Coming to America from another country to start a life from scratch can be a shocking, grueling experience. But comparing Asian immigrant struggles to the long history of black oppression does nothing to promote empathy and everything to create unnecessary divisiveness.

Like Asian Americans, white Americans, and any other ethnic group, black Americans are nuanced. But news, movies, TV shows, and other forms of media often portray narrow, stereotyped images of black people in continued forms of discrimination. Educating ourselves and our family on the history of these injustices could stop Asians from harping on negative tropes and ideas of black people that harm them, and instead learn to see past the falsities fed to them by the limited images they consume.

Understand that the fight for social justice for black Americans is directly correlated to our own struggles for justice.

Claire Jean Kim’s racial triangulation theory maps out the ways Asian Americans have been racialized in relation to white and black people. She states that while Asian Americans are seen as the “model minority” and as being “better than” black people, Asian Americans are seen as perpetual foreigners rather than true Americans. This model minority myth has been used to create a belief that anti-blackness benefits Asian Americans, as long as Asian Americans are “accepted” by white people.

There’s a long history of Asian Americans attempting to associate with whiteness, while creating distance from other minorities. In the 1922 case Takao Ozawa v. United States, a Japanese immigrant unsuccessfully argued that he should be classified as white and therefore be eligible for citizenship, as the law at the time prohibited black and any non-white people from applying for citizenship. In many instances, laws that prevented black people from having equal rights were used as precedent for cases involving Asian Americans. In an 1854 Supreme Court case, a white man named George Hall argued that a Chinese miner’s testimony convicting Hall of a murder was not valid based on the miner’s background as a Chinese immigrant. At the time, people classified as “black, mulatto or Indian” were prohibited from testifying against a white person. In George Hall’s favor, the court said that, like black people, Asian people have certain “physical traits and characteristics” that prevent them from being able to fully assimilate into American society and therefore do not deserve the same rights as white people.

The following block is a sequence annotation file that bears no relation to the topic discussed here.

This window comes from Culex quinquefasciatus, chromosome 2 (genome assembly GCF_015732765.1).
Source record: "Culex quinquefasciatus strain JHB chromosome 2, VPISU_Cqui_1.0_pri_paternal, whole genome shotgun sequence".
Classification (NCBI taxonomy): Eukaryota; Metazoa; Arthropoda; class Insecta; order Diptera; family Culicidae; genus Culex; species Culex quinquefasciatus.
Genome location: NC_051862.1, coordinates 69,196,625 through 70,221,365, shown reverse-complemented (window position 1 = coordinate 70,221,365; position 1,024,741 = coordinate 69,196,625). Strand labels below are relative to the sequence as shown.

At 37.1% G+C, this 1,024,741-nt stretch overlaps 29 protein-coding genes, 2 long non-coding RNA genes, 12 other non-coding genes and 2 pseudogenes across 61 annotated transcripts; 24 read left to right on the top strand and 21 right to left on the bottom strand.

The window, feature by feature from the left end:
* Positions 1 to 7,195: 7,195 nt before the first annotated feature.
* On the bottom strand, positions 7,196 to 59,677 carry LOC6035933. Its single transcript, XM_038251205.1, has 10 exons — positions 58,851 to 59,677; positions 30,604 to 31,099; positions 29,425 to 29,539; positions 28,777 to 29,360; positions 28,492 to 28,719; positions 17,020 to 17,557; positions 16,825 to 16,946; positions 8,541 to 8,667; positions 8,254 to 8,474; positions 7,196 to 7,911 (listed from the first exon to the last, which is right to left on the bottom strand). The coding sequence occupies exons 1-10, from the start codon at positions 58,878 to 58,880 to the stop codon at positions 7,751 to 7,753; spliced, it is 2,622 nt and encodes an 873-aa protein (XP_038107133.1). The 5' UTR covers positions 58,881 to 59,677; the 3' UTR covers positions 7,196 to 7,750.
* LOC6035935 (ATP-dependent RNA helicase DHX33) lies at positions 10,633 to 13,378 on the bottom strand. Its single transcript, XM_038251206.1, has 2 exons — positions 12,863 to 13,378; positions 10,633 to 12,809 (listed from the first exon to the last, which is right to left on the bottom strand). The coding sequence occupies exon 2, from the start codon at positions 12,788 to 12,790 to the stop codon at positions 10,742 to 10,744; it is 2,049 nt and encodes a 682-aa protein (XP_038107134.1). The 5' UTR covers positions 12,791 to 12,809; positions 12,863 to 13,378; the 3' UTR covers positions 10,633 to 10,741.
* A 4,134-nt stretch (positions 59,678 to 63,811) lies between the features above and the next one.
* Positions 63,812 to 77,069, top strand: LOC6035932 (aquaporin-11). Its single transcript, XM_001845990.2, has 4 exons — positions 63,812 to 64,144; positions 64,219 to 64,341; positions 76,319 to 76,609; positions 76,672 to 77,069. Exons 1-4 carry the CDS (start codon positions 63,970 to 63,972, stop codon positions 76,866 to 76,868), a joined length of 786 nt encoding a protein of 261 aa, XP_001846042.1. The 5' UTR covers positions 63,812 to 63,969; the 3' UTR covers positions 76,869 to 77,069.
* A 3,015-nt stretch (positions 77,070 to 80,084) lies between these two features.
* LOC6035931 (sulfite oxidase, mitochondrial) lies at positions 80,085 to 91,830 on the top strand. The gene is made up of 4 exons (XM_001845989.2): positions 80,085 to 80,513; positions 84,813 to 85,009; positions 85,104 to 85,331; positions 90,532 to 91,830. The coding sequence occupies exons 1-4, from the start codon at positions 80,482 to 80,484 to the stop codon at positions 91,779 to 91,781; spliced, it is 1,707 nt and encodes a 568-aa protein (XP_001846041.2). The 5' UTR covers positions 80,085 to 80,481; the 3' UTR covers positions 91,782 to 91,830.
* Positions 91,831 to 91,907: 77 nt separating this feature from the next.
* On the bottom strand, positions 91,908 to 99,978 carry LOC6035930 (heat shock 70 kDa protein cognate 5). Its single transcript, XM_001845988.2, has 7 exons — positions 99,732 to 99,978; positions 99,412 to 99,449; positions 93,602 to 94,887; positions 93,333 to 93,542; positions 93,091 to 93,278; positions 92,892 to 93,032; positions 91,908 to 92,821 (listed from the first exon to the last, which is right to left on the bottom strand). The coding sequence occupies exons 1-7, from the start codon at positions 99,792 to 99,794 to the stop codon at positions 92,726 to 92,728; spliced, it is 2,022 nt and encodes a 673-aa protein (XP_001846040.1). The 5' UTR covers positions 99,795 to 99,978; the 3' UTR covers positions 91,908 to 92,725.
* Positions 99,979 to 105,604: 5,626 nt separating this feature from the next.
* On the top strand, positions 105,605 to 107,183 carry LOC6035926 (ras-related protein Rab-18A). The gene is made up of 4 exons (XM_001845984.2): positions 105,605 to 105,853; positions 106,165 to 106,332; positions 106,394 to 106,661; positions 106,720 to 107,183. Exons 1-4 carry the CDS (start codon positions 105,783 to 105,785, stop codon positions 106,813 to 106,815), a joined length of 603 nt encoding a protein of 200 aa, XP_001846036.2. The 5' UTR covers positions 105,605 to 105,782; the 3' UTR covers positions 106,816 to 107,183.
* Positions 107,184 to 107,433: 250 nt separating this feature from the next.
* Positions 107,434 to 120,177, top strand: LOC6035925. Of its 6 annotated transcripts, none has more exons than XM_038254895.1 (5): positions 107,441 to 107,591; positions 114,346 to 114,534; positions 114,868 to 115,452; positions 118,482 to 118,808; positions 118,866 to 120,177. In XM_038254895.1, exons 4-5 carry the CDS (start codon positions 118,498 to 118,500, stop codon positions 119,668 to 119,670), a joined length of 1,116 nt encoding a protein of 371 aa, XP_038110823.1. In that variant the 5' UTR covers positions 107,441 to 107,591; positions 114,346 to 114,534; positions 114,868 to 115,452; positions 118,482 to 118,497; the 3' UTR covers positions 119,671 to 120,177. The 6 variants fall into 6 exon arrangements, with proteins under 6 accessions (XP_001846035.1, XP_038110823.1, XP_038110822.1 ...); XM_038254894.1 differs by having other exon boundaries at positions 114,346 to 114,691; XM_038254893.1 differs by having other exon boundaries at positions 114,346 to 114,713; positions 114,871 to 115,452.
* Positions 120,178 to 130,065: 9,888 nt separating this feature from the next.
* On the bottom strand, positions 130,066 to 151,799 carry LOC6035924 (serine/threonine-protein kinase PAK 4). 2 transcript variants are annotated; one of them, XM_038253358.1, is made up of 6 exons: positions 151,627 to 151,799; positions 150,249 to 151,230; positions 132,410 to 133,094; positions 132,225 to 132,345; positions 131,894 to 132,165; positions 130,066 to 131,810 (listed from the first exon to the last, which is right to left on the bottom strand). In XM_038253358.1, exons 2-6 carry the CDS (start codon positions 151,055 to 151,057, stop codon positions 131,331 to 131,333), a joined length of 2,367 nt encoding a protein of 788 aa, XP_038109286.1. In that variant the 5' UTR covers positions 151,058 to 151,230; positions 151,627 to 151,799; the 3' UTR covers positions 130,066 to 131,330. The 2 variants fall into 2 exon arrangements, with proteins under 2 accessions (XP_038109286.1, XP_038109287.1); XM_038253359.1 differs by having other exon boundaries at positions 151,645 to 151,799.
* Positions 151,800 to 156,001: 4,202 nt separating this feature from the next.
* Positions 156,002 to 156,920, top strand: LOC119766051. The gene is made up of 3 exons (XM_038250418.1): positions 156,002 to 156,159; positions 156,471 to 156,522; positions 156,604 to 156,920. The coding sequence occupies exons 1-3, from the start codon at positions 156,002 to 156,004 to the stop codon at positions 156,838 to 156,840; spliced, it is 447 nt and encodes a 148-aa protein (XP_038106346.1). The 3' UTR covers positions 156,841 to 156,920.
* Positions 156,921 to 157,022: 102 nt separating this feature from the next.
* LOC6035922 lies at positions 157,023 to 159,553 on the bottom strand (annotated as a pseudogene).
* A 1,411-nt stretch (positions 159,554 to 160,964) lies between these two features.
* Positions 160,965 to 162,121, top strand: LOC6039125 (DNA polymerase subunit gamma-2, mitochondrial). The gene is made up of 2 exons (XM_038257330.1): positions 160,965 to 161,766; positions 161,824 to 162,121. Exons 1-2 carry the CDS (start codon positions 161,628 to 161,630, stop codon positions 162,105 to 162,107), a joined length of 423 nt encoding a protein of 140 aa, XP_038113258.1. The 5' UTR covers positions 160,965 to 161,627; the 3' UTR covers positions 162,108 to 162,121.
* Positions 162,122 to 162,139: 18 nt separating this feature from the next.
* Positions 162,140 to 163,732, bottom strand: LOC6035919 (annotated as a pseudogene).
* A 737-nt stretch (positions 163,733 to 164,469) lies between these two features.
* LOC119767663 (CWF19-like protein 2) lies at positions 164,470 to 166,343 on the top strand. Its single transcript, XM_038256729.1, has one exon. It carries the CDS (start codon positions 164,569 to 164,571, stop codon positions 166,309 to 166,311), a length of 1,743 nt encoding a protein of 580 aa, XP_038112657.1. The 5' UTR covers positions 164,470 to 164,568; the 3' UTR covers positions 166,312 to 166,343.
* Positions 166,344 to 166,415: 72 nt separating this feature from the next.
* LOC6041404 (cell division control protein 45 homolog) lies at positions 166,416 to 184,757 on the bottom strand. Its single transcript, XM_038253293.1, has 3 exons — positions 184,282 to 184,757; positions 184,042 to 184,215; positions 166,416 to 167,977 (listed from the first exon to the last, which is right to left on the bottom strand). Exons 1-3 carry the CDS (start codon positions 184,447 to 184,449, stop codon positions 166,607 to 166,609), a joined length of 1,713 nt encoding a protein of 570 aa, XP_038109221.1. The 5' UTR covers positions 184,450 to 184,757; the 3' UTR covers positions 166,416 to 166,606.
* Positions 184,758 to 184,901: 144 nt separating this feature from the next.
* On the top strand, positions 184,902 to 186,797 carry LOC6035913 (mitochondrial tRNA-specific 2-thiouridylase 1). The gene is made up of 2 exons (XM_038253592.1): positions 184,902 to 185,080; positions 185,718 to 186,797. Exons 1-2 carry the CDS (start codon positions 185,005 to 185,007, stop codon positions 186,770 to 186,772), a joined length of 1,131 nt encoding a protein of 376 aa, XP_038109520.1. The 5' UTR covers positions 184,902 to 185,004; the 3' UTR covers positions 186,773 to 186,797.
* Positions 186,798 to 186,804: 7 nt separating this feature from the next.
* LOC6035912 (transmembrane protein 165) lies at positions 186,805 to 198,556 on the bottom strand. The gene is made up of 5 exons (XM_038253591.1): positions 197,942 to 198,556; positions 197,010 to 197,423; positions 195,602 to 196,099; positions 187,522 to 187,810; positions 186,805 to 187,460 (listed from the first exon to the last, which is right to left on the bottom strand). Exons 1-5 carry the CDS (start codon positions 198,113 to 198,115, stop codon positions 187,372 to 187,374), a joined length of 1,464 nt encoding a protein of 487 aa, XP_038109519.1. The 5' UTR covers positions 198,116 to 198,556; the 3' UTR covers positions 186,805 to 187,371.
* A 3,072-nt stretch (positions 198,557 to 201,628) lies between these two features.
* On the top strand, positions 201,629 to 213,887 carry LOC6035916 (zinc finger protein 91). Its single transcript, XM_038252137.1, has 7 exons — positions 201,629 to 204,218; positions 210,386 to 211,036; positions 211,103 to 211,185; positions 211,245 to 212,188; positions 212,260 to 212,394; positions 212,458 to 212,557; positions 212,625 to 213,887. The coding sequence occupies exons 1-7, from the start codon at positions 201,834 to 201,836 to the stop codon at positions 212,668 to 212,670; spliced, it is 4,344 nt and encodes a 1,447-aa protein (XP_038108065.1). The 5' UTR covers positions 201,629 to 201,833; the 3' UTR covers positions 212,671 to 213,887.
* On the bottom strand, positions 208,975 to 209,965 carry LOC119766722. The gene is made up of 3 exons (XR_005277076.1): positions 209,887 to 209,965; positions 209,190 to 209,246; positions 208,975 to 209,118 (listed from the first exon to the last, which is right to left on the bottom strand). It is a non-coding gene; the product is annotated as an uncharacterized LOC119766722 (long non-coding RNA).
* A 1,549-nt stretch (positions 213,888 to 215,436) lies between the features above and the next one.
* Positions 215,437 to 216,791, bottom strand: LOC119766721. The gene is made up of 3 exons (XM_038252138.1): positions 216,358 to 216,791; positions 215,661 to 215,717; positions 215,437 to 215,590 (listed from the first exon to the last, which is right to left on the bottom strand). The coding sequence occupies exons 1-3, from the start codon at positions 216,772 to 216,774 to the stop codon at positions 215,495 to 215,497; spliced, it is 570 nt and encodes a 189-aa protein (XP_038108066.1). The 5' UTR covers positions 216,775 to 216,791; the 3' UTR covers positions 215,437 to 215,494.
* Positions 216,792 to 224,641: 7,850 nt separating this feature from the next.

While many have heard of the Chinese Exclusion Act and FDR’s Executive Order 9066 that put 120,000 Japanese Americans in internment camps, there are many more moments throughout American history that are tainted with bigotry against Asian Americans. Active from the early 1900s to the 1940s, a white supremacy group called the Asiatic Exclusion League worked to push Asian immigrants out of the country and successfully lobbied to pass laws that prevented Asians from entering the country. This encouraged the lynching of many immigrants, as they vehemently believed in the idea of a “white man’s country.”

From Chinese immigrants fighting in the Civil War to activists like Grace Lee Boggs and Yuri Kochiyama fighting alongside black leaders in the Civil Rights movement, there is a history of Asian Americans standing up for justice on all sides.

Speaking out against white supremacy means speaking up for all people of color, including Asian Americans.

Recognizing the constructs of race beyond the limited knowledge we’re taught in school and mainstream media is a heavy task to take on. And talking to our parents and other relatives about any problematic views they may have of other people of color, especially black people, is an even heavier task to take on. But these moments are necessary to challenge the perils of white supremacy, and will ultimately help progress America forward for the sake of equal human rights and values. If we want to be seen as true Americans, this is our part to play as true Americans.

<p>Asian Americans Advancing Justice, <a href="" target="_blank" role="link" rel="nofollow" class=" js-entry-link cet-external-link" data-vars-item-name="" data-vars-item-type="text" data-vars-unit-name="599f0757e4b0cb7715bfd3d4" data-vars-unit-type="buzz_body" data-vars-target-content-id="" data-vars-target-content-type="url" data-vars-type="web_external_link" data-vars-subunit-name="article_body" data-vars-subunit-type="component" data-vars-position-in-subunit="7"></a></p>